Like a campy “Christmas Carol” or a slightly demented “Nutcracker,” Grenadine McGunkle has become a holiday tradition in New Orleans.
Launched in 2001 by the theatrical troupe Running with Scissors, “Grenadine McGunkle’s Double-Wide Christmas” returns with its 2014 edition Friday, Dec. 5, at the Mid-City Theatre and runs through Sunday, Dec. 21.
Starring local singer and actor Dorian Rush in the title role, this year’s “Grenadine” is, in keeping with tradition, a completely new scenario.
Rush describes the cast, half of whom have been with the shows since the beginning, as “like a family.” Playing residents of the fictional Hogwalla County Everlasting Arms Trailer Park, they have their own little quirks and unique personalities that sometimes mesh with each other but, more often than not, conflict.
It is those conflicts and contradictions that create the base of the action of each year’s installment, Rush and Jack Long, another cast member, acknowledge. This year’s theme centers on a speed-dating contest set in motion by Grenadine’s high-strung young cousins-slash-stepsisters, Crystal and China (Ashley Ricord Santos and Lisa Picone Love).
“Speed-dating is funny,” Rush said. “It’s not Shakespeare. Grenadine is trying to, as always, plan her Christmas party. But Crystal and China show up and one of them just had her marriage annulled.
“So they’re looking to find love and they find everybody in the trailer park on an eHogwalla dating site,” Rush continued. “It starts off cyber and then it becomes something they arrange to have in person. That’s where the antics ensue.”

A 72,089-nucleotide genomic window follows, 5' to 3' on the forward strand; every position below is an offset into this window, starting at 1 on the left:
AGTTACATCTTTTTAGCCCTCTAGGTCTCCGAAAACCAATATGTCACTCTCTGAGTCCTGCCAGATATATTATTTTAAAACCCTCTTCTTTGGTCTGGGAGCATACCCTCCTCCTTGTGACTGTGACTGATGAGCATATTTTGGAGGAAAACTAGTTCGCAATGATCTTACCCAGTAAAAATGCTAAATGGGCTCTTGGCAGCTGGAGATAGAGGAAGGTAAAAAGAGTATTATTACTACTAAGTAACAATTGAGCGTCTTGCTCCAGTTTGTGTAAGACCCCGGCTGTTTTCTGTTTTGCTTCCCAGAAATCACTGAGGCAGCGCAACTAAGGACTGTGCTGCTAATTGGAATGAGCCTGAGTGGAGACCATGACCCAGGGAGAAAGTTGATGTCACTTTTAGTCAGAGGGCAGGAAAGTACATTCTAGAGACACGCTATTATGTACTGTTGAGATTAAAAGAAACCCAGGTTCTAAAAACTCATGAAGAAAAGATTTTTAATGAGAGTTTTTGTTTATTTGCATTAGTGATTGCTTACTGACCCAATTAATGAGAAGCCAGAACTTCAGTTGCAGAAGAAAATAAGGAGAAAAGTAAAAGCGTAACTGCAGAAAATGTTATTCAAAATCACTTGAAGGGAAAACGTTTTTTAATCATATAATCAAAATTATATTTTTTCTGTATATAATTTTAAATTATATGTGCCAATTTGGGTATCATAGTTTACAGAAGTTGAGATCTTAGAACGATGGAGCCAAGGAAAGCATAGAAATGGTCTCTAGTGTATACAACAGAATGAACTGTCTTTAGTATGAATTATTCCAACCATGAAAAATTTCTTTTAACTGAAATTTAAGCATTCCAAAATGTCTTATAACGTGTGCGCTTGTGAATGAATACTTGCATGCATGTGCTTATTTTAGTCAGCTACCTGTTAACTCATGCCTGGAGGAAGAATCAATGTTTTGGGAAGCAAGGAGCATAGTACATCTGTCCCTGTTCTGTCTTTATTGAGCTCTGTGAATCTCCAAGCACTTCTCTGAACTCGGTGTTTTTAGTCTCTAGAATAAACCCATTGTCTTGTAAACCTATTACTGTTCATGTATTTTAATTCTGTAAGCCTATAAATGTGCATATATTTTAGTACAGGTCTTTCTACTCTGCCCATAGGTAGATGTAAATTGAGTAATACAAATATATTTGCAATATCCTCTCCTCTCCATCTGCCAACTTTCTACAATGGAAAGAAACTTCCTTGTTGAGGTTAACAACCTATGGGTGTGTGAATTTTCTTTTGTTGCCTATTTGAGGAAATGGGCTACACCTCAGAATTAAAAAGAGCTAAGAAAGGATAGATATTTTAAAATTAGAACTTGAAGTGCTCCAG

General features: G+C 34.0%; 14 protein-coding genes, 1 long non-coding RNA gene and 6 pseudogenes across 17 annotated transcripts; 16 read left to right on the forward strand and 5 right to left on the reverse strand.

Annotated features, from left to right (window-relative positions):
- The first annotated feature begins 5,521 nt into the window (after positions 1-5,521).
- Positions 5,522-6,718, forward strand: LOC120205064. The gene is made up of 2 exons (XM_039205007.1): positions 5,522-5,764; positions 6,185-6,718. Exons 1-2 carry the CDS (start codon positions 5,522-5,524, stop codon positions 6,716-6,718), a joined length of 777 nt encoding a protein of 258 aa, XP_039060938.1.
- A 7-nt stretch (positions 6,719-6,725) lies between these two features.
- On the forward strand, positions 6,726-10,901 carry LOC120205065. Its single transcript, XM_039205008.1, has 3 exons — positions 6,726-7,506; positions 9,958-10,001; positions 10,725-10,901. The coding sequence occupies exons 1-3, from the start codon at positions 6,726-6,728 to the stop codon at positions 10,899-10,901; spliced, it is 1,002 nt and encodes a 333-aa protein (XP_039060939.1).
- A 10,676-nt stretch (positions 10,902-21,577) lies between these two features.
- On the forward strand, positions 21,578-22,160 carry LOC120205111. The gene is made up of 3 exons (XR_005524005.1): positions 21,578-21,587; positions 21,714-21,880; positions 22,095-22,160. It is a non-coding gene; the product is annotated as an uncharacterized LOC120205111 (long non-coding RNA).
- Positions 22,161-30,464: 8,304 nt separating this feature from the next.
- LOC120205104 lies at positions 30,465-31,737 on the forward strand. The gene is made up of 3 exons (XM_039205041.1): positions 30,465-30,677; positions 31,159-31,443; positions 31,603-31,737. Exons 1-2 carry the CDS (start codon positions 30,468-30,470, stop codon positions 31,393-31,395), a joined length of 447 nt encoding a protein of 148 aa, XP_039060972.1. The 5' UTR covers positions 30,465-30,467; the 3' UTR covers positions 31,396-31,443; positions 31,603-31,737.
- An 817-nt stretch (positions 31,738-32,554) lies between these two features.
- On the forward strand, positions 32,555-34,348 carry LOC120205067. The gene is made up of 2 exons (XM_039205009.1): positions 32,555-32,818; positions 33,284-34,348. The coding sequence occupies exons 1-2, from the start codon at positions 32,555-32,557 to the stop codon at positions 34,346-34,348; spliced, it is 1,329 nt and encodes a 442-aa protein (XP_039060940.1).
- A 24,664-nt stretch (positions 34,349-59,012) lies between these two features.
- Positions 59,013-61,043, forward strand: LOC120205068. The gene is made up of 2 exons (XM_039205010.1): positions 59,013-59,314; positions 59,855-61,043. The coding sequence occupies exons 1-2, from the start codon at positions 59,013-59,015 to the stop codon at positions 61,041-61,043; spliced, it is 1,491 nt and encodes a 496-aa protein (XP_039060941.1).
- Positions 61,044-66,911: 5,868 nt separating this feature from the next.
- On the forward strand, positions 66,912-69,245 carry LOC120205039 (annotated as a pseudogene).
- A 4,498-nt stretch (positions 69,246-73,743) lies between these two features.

Long plays Helen Highwater, a precocious, sex-obsessed 14-year-old. Other actors include Brooklyn Shaffer as Gladys Finkelstein, the trailer park yenta; Bob Edes Jr. as Mail Lady Joanne Shoemake; and Kyle Daigrepont as the mystery stranger who shows up for the speed-dating with ulterior motives.
The script was a joint effort between the cast and Richard Read, founder and director of Running with Scissors.
Working with much of the same cast is like a family reunion, Rush mused. “We’re family, but not a dysfunctional, horrible kind,” Rush said. “We pretend to be dysfunctional but that’s just part of the show. We’re all very happy to be together and it’s a good experience. We’re excited and we laugh a lot and it’s like a close family — slightly dysfunctional but not in a really bad way.”
The actors share a common goal. “There are no prima donnas among our group,” Long said. “It’s always about what’s best for the show and everyone in it, and it’s always fun.”
“What’s nice about our show is that it is that kind of tradition — the traditional Christmas show,” Long continued. “We get to change it up every year. It is the same basic story but the plot is different from one year to the next. That’s what makes it fun for me. So everybody has their little goals; but the characters stay within the basic personas they’ve had all along. There’s a great continuity there.”
Long described his character as “sort of a terror and high-strung, probably coming from a repressive upbringing and rebelling against it. I would call her ‘a preacher’s kid.’ When I was growing up in Oklahoma, if you wanted to know where to get the booze, sex and drugs you’d ask the preacher’s kid.”
“Doing this show every year is a wonderful treat,” Long concluded. “It’s a bit of Christmas lightheartedness that’s great for everyone.”